The overarching need Miley felt to separate herself from her Disney-given trademark of “Hannah Montana" is a milestone most Disney stars experience. In fact, most teens experience this but on a smaller scale. For example, look at the typical teenager from a strict family who goes to college for the first time. This college kid will most likely act out from the role he or she had to play at home, and do things his or her parents would not approve of. The same goes for Miley, however she has been under a microscope and picked apart by society even when she could finally “go to college” (leave Disney). This picking apart of a normal teen for becoming his or her own person is not only damaging to the actor, but damaging on society as a whole. Sure, some of Miley’s actions are shocking, but are they shocking because we have previous expectations for her to be a PG figure? Or does society truly have a problem with people living outside of the norm and transforming- changing who they are, and becoming something new?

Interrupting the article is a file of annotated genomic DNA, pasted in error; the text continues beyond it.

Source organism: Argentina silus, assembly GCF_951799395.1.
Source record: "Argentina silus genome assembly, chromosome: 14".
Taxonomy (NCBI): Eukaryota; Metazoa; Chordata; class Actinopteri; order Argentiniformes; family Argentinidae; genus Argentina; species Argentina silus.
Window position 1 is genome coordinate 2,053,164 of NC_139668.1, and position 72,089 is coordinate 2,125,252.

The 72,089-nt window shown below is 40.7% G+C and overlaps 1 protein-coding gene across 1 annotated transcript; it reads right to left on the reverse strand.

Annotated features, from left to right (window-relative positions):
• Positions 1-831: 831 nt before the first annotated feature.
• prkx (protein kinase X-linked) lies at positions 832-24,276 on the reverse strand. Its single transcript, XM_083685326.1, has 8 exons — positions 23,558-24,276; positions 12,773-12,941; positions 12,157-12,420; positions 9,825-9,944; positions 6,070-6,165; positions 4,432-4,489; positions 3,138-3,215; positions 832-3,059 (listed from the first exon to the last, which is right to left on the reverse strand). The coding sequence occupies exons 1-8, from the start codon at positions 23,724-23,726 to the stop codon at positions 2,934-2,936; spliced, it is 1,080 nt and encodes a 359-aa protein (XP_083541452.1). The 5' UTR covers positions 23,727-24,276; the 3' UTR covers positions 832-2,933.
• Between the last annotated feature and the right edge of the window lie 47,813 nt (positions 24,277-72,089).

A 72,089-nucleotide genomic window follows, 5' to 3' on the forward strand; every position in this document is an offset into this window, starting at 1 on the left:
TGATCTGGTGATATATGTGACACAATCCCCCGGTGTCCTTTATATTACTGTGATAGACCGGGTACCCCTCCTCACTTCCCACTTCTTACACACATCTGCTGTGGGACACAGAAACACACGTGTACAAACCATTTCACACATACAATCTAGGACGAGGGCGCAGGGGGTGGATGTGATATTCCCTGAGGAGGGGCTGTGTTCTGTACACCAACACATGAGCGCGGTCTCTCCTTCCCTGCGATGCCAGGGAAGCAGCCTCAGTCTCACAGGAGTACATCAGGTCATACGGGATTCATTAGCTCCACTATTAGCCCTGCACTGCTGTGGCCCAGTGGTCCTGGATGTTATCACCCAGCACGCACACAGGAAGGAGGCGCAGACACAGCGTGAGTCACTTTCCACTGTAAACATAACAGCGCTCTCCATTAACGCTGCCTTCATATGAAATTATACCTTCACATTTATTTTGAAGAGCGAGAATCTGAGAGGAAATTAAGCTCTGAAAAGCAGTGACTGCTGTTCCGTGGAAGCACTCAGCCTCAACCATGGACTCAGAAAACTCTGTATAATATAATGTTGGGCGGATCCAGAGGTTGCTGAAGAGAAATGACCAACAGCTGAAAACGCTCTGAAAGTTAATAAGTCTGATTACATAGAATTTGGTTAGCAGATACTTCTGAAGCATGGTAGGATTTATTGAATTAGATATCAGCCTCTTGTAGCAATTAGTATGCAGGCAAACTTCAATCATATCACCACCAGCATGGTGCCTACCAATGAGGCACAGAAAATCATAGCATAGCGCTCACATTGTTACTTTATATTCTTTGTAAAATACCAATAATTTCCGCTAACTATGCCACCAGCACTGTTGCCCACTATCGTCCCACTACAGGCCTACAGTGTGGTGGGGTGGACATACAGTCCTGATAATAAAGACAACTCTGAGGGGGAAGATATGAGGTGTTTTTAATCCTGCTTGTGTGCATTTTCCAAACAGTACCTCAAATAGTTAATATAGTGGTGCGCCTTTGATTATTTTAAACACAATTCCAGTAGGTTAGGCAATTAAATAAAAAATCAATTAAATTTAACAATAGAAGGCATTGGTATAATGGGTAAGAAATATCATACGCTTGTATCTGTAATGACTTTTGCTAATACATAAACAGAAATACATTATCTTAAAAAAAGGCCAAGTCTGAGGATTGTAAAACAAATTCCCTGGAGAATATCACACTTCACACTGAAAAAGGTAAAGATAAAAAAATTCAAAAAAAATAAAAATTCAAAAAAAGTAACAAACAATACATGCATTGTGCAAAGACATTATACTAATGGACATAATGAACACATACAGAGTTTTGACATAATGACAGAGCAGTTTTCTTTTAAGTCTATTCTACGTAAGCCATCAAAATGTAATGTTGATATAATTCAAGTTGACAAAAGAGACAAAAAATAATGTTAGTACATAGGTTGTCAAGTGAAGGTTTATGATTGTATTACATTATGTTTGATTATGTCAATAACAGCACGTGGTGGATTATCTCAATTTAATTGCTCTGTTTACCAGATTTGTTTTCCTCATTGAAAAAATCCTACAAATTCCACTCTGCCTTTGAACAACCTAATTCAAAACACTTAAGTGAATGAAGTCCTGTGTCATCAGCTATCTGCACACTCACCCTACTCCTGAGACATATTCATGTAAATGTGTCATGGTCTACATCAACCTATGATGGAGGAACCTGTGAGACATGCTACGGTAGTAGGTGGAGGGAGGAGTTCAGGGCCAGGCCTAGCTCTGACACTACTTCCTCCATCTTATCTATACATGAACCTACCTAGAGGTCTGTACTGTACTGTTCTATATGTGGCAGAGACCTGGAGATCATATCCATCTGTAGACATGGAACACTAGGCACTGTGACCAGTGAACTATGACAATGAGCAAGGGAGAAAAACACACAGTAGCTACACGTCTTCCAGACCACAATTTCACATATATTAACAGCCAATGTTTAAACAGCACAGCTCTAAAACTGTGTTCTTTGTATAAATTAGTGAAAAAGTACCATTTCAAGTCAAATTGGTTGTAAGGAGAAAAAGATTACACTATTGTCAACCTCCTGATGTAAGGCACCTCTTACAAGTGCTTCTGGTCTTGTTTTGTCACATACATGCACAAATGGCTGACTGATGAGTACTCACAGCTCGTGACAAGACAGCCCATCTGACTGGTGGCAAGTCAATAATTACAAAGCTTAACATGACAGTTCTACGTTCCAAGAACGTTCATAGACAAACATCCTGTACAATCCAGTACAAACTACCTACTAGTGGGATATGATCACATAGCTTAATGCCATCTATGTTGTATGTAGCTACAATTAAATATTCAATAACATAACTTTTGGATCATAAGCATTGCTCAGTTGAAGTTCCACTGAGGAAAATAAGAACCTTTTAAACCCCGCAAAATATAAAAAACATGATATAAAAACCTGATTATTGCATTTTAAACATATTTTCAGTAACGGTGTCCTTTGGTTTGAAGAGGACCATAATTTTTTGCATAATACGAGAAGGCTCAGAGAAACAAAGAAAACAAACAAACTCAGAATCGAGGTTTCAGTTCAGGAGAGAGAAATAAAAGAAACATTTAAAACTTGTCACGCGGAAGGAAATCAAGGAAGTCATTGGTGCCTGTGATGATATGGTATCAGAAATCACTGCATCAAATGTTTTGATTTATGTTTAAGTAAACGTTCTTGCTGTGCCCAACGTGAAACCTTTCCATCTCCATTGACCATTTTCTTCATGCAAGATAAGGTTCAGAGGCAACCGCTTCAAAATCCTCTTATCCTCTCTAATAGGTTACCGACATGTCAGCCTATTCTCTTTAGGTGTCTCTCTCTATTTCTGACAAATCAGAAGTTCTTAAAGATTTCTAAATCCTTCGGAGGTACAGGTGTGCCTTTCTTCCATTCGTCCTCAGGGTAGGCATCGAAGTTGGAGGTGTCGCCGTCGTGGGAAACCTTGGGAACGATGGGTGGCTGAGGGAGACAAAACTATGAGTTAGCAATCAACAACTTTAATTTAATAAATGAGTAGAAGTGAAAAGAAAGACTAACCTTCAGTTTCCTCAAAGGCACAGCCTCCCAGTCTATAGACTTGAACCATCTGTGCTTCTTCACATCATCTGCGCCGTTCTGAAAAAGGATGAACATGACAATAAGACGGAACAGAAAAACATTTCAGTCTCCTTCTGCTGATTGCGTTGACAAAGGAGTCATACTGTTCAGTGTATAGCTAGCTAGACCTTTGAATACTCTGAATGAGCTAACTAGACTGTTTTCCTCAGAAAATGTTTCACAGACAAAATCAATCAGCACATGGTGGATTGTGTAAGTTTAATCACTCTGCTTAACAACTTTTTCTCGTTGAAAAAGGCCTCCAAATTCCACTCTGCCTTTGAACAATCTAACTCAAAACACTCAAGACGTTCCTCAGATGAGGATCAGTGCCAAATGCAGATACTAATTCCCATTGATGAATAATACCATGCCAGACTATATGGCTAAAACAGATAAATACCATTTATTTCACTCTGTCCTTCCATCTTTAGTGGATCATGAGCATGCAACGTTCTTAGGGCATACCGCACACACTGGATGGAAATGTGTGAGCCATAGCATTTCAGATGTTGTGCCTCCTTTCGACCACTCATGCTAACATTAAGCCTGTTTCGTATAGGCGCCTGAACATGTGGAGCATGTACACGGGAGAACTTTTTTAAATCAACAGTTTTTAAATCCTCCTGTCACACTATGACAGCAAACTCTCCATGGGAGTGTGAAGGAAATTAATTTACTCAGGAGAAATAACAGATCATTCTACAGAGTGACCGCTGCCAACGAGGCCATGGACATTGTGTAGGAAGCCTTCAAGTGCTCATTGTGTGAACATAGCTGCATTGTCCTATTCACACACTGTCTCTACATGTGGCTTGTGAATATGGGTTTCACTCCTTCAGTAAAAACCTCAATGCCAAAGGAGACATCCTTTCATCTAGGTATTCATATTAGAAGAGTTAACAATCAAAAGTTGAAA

Disney goes to extremes to make sure their actors stay within lines that wont stir up controversy. Ultimately, the pressure lies on the actors who are expected to live up to the image Disney has created for them. Joe Jonas, former Disney star, put this entire concept into perfect words when he told his uncensored story to New York Magazine in 2013. He admits to the pressure saying, “We were frightened little kids. So you got all this responsibility that’s foisted upon you and you’re expected to be perfect” (2013). He elaborates on how him and his brothers originally dealt with Disney saying, “We didn’t want to disappoint anyone—our parents, our fans, our employers—so we put incredible pressure on ourselves, the kind of pressure that no teenager should be under” (2013). He then describes the later Disney life stating that, “Being a part of the Disney thing for so long will make you not want to be this perfect little puppet forever. Eventually, I hit a limit and thought, Screw all this, I’m just going to show people who I am” (2013). He rebelled by cutting his hair and growing a beard to immediately differentiate himself from Disney, just because he could. Miley did the same thing to a much greater extent, and society experienced a type of shock-factor solely from her appearance.